it's radical tax reform. >> susie: when you talk about base broadening, some people say that's short hand for doing away with tax breaks that many americans have come to rely on, like the deductions for mortgages. is governor romney going to do away with those popular deductions? >> i don't think there's a need to do away with deductions as you put it. the question is limiting those and what governor romney has said is two things. first of all everything is on the table, this is real tax reform, and second the burden of the adjust president has to be borne by upper income families. so middle income families really won't see much of a change. >> susie: nobody likes to see tax hikes, but people are really worried about these huge deficits, and i understand there's this clock in the convention hall behind you there where it shows the national debt rising second by second. if there are more tax cuts, won't this make that debt clock just tick even faster? >> no. again, what governor romney is proposing is tax reform, not a tax cut. so it's revenue neutral.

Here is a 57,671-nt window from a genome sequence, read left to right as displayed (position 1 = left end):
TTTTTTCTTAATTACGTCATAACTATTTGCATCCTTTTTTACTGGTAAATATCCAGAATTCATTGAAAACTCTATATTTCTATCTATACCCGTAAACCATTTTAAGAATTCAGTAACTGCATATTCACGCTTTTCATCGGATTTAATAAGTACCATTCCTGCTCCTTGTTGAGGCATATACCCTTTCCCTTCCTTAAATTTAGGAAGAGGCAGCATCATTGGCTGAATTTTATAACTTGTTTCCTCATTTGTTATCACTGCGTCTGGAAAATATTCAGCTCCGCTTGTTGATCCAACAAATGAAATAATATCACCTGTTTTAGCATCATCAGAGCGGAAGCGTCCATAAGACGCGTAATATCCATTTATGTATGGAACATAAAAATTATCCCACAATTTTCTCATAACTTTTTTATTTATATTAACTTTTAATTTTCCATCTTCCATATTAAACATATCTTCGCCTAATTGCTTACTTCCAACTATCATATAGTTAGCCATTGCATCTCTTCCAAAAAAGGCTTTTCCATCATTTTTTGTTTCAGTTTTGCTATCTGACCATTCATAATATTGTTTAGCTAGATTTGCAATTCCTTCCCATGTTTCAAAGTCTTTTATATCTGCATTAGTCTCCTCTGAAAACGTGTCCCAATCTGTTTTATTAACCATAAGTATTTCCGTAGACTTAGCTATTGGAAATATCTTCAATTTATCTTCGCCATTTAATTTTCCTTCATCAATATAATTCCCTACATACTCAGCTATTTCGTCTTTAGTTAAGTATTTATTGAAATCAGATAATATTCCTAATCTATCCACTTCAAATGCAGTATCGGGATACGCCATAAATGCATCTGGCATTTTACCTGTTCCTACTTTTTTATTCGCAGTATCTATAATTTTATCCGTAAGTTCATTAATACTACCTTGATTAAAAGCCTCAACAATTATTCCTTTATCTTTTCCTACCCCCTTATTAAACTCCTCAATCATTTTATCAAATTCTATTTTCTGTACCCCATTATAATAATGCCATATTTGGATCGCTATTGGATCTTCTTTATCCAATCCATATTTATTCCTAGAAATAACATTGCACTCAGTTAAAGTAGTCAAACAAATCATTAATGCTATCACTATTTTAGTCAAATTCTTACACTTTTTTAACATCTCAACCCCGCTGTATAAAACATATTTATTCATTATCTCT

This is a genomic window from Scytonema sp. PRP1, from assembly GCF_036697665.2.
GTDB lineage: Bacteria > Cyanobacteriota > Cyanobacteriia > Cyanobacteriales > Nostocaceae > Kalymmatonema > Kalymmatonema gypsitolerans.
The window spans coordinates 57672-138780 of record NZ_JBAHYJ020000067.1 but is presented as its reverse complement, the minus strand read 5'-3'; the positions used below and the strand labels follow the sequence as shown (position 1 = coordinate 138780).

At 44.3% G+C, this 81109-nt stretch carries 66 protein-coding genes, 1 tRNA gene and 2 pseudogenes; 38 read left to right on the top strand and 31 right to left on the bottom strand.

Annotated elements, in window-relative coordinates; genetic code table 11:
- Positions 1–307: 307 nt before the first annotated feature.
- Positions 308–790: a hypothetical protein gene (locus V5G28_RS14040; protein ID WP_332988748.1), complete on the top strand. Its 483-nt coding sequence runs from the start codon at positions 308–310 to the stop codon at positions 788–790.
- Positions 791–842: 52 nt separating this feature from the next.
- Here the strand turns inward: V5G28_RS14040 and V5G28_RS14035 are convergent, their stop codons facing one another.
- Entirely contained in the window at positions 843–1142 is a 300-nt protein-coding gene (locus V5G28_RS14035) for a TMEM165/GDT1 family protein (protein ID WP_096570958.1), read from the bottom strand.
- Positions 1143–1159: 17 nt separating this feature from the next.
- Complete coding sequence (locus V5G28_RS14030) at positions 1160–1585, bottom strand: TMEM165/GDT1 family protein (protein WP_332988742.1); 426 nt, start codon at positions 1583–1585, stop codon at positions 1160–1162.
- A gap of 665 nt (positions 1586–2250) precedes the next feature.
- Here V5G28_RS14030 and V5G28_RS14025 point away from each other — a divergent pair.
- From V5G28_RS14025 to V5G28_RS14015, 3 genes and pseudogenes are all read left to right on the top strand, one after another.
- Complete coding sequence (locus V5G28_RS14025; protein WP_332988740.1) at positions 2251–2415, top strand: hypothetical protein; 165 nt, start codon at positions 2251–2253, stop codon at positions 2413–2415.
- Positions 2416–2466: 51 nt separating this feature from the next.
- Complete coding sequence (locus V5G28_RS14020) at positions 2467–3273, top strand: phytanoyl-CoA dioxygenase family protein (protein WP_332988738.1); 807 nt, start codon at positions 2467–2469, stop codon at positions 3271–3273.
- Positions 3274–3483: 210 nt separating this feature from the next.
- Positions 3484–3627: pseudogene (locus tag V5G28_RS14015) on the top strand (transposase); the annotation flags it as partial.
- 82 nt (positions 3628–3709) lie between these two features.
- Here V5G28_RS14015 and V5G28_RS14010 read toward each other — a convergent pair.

the issue facing the country in deficits is how to get government spending back to where it was before the financial crisis as a share of our economy. under president obama spending had ratcheted up to 24% of gdp, 20% is our long-term average. that's where governor romney wants to take it. >> susie: glen, let's talk a little about jobs, because this is a big issue for voters. governor romney has said he would create 12 million jobs during his first term as president. how would he do that? >> well what governor romney is doing is not, quote, creating jobs. he's setting an economic environment that enables the millions of men and women all over the country who are in the private sector to create those jobs, and the figure of 12 million jobs for a first term would be similar to what we've seen in other recoverys from deep recessions in the past. >> susie: but so many c.e.o.s i talk to on our program, c.e.o.s of big companies and small companies, say that they are not hiring because in this